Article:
Egypt - 4th Suspected Case
Of Avian Flu 'Stable'

From Patricia Doyle, PhD
Hello, Jeff -
"However, pharmacies are forbidden from selling Tamiflu, because, if taken irresponsibly, it becomes ineffective."
They should also add that misuse, overuse and abuse of this drug leads to development of antiviral resistance. The drug is also dangerous and can cause side effects.
UN Integrated Regional Information Networks
Egypt - Fourth Suspected Human Case of
Avian Flu Stable, Government Says
CAIRO -- The fourth suspected human case of bird flu is steadily recovering, according to the World Health Organization (WHO).
"He is in good shape," Ibrahim al-Kerdany, WHO spokesman said in Cairo. "He was given Tamiflu as soon as he arrived in hospital and his condition is steady."
Mohamed Mahmoud Abdel Ghani Ghobashi, 17, worked on a poultry farm owned by his father, and was exposed to infected birds, al-Kerdany added.
The Ministry of Health announced his condition on 21 March, bringing the total count of confirmed and suspected human infections in Egypt up to four in less than one week.
Ghobashi's is the first case to occur in Gharbiya province, 50 km north of Cairo.
Meanwhile, the condition of a third human case of avian influenza is stable, Ministry of Health officials said on Tuesday, and a speedy recovery is expected.
"She is in intensive care, but her condition is stable," ministry spokesman Abdel Rahman Shahine said. "We expect she will recover."
Fatima Mohamed Yousef, 30, was hospitalised on 20 March, showing symptoms of the H5N1 virus, commonly known as bird flu.
"Her condition was poor when she was hospitalised," Shahine said. "She should have been brought in earlier." She reportedly continued to work with chickens despite a ban imposed in mid-February.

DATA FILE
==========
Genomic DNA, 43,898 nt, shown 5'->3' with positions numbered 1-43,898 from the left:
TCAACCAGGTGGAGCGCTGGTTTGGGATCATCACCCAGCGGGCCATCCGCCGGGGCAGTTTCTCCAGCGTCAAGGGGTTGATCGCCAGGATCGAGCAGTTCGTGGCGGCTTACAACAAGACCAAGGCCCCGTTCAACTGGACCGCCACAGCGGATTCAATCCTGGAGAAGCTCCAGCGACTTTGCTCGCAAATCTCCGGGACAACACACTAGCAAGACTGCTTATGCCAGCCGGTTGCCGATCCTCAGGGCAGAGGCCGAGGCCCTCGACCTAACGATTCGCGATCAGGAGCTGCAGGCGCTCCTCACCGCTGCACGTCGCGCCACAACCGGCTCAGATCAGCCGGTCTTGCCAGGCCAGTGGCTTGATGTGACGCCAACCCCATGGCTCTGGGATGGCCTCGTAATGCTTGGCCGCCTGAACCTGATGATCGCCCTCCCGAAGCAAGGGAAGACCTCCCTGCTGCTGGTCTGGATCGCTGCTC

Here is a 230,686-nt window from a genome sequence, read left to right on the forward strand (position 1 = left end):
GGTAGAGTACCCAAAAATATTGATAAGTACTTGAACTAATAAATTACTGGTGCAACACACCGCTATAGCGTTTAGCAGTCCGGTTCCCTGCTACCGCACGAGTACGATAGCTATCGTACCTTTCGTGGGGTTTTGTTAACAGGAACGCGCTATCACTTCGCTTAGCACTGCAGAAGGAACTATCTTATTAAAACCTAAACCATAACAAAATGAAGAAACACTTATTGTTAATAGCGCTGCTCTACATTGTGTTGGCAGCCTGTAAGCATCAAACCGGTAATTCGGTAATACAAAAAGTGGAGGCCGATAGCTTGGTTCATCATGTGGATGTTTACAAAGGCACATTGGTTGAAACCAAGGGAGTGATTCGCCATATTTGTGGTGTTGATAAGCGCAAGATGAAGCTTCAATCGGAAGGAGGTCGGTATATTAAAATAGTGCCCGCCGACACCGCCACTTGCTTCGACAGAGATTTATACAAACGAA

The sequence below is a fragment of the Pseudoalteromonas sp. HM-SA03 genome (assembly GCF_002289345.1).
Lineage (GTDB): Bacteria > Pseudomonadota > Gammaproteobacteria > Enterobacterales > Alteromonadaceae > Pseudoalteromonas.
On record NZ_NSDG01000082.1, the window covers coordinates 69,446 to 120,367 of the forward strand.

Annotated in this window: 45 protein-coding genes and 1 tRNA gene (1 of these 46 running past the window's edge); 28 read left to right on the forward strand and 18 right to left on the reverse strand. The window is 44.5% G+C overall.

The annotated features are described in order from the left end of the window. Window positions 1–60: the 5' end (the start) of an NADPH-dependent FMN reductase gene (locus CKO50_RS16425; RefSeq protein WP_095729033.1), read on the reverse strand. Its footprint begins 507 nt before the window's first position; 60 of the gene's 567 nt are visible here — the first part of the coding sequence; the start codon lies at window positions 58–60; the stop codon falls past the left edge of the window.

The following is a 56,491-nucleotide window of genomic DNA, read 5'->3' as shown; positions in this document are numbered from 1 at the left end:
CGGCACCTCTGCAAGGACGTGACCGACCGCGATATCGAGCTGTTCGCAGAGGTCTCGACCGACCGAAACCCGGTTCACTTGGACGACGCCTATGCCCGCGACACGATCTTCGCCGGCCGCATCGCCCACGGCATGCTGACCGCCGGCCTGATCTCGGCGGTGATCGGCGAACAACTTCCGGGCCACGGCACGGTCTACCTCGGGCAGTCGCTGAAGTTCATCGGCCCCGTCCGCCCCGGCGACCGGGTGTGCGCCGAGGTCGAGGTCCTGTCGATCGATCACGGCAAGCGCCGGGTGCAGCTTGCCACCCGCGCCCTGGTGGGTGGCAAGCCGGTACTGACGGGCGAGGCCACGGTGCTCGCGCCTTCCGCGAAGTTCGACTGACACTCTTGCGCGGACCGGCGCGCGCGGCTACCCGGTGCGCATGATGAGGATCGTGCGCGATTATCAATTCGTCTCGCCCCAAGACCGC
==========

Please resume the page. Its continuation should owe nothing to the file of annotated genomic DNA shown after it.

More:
Her illness was announced on Monday by the country's health minister Hatem al-Gabali.
Fatima Yousef, from Qaliubiya province, 40 km north of Cairo, is the third reported human case of bird flu in Egypt. Of the other two, one died on 17 March, while the other has recovered and is expected to be discharged from hospital within 24 hours, officials said. "He has made a full recovery," Shahine said.
Meanwhile, there are four additional suspected cases. The results of their tests are due to be announced tonight.
One reason for the apparent recurrence of human cases in Qaliubiya province is the fact that, until initial reports of H5N1 incidences among birds in mid-February, this was the most active poultry-producing governorate in the country.
"Thirty-five percent of Egyptian poultry industry activity was concentrated in Qaliubya," Shahine said. "And bird flu can only be contracted through regular contact with infected birds." It cannot be contracted by eating cooked chicken or eggs.
All three of the confirmed cases among humans, who appear to have been unrelated, worked in the poultry industry or kept chickens in their homes.
In addition, the confirmation of the first human death has led to growing alarm and large numbers of people are seeking tests at local hospitals. The vast majority have tested negative, Shahine said. Those who are kept in hospital under supervision, awaiting results, are issued with Tamiflu capsules free of charge as a precautionary measure. Tamiflu can cure bird flu only if is taken during the initial phases of disease.
However, pharmacies are forbidden from selling Tamiflu, because, if taken irresponsibly, it becomes ineffective.
Public health authorities have been on alert since the first case of the virus was reported among birds in mid-February. Since then, over 10 million chickens and domestic birds have been culled nationwide by order of the government, crippling the poultry industry and badly affecting its workers.
A ban on the importation of live fowl and the domestic transport of birds has also been introduced and enforced. To date, infected birds have been reported in 17 out of Egypt's 26 governorates, according to the health ministry.
(This report does not necessarily reflect the views of the United Nations)
Patricia A. Doyle, DVM, PhD
Bus Admin, Tropical Agricultural Economics
Univ of West Indies
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